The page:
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The Splintering of Canadian Insolvency Law: Quebec Court of Appeal Confirms Expiry of Provincial Notice Periods are a Pre-Condition to Appointment of a BIA Receiver

Aug 6, 2020 Publications 7 minute read

In Séquestre de Média5 Corporation, 2020 QCCA 943 (« Media5 »), the Quebec Court of Appeal unanimously held that, in order bring a motion for the appointment of a receiver under s.243 of the Bankruptcy and Insolvency Act (the “BIA”), a secured creditor must not only have given the notice required under s.244 of the BIA, it must also have served the prior notice of the exercise of a hypothecary right required under the Civil code of Quebec (“CCQ”), and both notice periods must have expired. In so doing, the Court of appeal settled a number of issues raised by the Supreme Court of Canada’s majority ruling in the Lemare Lake[1] case, which had divided Quebec case law.  Unfortunately, it may complicate enforcement for secured creditors holding collateral in Quebec..

Background on Remedies

The remedies of hypothecary (secured) creditors under the CCQ are limited to those set out in the CCQ; they cannot be varied by contract.  The most common of those remedies is the sale by judicial authority (appointing a receiver is not provided for under the CCQ), where the court appoints a person at the request of a secured creditor, to conduct a sale of the charged property, in accordance with the terms set out in the appointing order.  Prior to presenting its motion, (i) the secured creditor must have served the debtor with a prior notice of the exercise of a hypothecary right (the “CCQ Notice”), which sets out, among other information, the right that will be exercised, the events of default, the amount owing to the secured creditor, and reminds the debtor of its right to correct the defaults, and (ii) the requisite notice period must have elapsed. When the charged property consists of movable (personal) property, that notice period is 20 days[2], and when the charged property includes immovable (real) property, the notice period is 60 days.  In both cases, the period runs from the date the notice is published in the Register of Personal and Movable Real Rights, or the Land Register, as applicable.  It is not possible to waive the notice period.

Furthermore, under s.244 of the BIA, any secured creditor wishing to exercise its remedies against all or substantially all of the debtor’s property must have delivered a notice in the prescribed form (the “s.244 Notice”) to the debtor, advising it of its intention to enforce its security at the end of the following 10 day period. The debtor may waive the notice period.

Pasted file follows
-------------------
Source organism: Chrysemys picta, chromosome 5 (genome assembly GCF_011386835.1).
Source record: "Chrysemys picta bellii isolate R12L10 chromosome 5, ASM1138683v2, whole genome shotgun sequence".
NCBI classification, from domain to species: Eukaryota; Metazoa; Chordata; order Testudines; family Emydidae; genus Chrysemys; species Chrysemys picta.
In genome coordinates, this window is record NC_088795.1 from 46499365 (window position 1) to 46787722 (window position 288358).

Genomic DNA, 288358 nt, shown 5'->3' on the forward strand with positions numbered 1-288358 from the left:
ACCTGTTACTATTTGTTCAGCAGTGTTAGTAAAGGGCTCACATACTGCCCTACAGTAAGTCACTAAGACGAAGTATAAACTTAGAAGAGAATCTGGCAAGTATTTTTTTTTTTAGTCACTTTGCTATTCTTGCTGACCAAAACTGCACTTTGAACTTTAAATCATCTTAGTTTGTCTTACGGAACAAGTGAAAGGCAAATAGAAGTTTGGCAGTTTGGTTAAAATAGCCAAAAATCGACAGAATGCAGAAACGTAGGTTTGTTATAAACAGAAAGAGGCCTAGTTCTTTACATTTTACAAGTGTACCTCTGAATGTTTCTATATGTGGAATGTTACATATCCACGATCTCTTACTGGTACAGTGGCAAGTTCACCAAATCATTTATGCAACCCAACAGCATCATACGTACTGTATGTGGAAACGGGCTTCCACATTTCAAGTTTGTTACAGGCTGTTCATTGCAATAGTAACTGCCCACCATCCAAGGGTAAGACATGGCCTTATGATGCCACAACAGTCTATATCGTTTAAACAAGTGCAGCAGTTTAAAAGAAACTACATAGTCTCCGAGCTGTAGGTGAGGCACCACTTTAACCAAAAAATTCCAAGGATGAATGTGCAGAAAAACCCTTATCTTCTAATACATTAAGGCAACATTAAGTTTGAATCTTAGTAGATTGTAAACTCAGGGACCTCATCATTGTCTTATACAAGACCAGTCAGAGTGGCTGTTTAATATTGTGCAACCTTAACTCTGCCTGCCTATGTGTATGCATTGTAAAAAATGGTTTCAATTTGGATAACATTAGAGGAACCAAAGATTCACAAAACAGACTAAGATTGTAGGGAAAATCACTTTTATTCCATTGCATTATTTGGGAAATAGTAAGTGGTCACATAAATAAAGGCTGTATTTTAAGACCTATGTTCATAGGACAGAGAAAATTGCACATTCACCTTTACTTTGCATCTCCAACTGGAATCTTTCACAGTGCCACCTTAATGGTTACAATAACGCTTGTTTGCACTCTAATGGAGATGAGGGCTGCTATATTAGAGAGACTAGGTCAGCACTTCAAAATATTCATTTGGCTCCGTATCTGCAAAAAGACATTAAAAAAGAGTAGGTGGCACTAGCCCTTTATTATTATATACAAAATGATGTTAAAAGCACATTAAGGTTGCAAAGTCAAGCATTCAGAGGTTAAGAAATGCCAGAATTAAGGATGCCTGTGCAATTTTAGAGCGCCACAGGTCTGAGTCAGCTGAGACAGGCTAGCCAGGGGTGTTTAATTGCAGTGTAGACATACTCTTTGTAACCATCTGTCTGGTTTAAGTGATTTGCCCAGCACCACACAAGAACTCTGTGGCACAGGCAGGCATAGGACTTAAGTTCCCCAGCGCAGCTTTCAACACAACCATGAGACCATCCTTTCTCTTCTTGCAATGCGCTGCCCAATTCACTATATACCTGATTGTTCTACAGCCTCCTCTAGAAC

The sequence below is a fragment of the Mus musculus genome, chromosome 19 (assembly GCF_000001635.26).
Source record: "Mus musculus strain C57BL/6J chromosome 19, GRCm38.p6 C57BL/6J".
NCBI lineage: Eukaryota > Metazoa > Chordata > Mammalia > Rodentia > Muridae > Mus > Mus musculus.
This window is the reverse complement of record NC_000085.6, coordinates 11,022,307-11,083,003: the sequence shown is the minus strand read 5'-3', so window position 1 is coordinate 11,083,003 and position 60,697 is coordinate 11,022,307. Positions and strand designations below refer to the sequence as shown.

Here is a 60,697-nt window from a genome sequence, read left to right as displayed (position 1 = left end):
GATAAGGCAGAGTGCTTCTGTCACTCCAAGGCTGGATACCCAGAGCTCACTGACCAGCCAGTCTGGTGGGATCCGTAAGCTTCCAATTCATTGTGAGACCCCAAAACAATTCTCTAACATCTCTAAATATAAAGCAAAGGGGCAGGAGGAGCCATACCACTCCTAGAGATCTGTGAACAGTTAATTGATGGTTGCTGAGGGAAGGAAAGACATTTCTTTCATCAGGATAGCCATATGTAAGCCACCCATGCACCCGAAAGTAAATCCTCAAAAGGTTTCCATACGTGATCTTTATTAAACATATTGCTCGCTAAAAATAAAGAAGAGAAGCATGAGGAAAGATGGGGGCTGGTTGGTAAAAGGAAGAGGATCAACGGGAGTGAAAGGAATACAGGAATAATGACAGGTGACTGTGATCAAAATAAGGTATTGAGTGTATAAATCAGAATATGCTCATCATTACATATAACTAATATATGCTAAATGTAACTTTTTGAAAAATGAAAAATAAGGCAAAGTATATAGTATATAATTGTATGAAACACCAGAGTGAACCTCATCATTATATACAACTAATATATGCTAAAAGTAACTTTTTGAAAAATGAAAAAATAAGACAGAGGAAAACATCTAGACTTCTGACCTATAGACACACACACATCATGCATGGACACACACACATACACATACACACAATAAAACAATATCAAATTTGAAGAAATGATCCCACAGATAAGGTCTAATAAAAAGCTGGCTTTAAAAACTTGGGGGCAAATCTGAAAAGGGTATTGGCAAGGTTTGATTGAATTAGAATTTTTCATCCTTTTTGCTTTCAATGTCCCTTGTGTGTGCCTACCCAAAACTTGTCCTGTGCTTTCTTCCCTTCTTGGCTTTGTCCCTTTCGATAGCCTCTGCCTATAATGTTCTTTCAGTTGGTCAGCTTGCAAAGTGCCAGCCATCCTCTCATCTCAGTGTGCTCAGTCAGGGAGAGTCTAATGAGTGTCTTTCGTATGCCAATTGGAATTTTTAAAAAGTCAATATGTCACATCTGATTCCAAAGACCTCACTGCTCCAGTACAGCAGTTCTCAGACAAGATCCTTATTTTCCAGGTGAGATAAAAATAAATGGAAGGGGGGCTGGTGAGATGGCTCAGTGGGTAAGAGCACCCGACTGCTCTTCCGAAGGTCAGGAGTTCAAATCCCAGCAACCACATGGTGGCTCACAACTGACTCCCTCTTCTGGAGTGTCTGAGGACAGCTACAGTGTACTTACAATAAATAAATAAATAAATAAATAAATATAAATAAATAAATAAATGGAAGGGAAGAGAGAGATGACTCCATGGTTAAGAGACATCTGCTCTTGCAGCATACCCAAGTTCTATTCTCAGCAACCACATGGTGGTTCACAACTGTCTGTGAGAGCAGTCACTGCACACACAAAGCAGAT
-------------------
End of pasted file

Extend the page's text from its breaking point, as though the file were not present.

Thus, any secured creditor wishing to exercise its remedies under a hypothec must give both the CCQ Notice and s.244 Notice to its debtor, and allow the notice periods to run out before commencing enforcement. The notice periods run concurrently.

However, once the s.244 Notice has been given, it is also possible for a secured creditor to obtain a court order appointing a receiver over the property of its debtor under s.243 BIA.  Such orders authorize the receiver to take possession and control of the debtor’s property, as well as any other action as the court deems advisable.  Over time, a practice developed by which the typical receivership order would permit the receiver to solicit bids for the assets of the debtor, and make a further application to the court to authorize the sale of the assets to the successful bidder, free and clear of any liens or charges.  Since these orders are recognized across the country, appointing a receiver became the favored remedy for enforcing security against debtors in multiple provinces, and eventually, the default remedy (including in Quebec for enforcement generally.

Lemare Lake

In the Lemare Lake matter, the Supreme Court of Canada was faced with the appeal of a farmer, contesting its secured creditor’s motion to appoint a receiver to the farm. Although the Saskatchewan Farm Security Act (the “SFSA”) prohibits the taking of any action, including appointing a receiver, against farm land, except (i) upon leave of the court, and (ii) following a mandatory and non-waivable 150 day waiting period, the secured creditor did not comply with that act, having only sent the s.244 Notice. In the secured creditor’s view, requiring compliance with provincial notice requirements would frustrate the purpose of the BIA, which sought to establish a “national receiver” to ensure uniform and prompt realization of the insolvent debtor’s assets where warranted.

A majority of the court granted the farmer’s appeal, and held that while s.243 BIA’s purpose was the creation of a “national receivership”, it was not incompatible with that purpose to require secured creditors to comply with such longer notice periods as mandatory provincial law may require.  The SFSA and the BIA are not in conflict, and no issue of paramountcy arises, because the 10 day period set out in s.244 BIA is a floor, not a ceiling.

Following this ruling, a split arose in Quebec case law, between those who saw the service of the CCQ Notice as a necessary pre-condition to the appointment of a receiver[3], and those who believed that service of the CCQ Notice was not required to appoint a receiver[4].  For those in the second camp, the appointment of a receiver was not a “hypothecary” remedy, and to impose compliance with provincial notice periods when exercising a distinct remedy under federal law, would be contrary to the rule of federal paramountcy.


In this case, Laurentian Bank of Canada (“BLC”) sought to appoint a receiver over the assets of Media5 Corpration, and it subsidiary, Acquisitions Essagal Inc., in order to conduct a sale of their assets as a going concern. While BLC had served the s.244 Notice, it had not served the CCQ Notice.  At the hearing, the trial judge stated that he did not believe s.243 BIA created a standalone remedy, and suggested that BLC bring a motion to appoint an interim receiver under s.47 BIA instead. The hearing was adjourned to allow BLC to make the required amendments to its proceedings.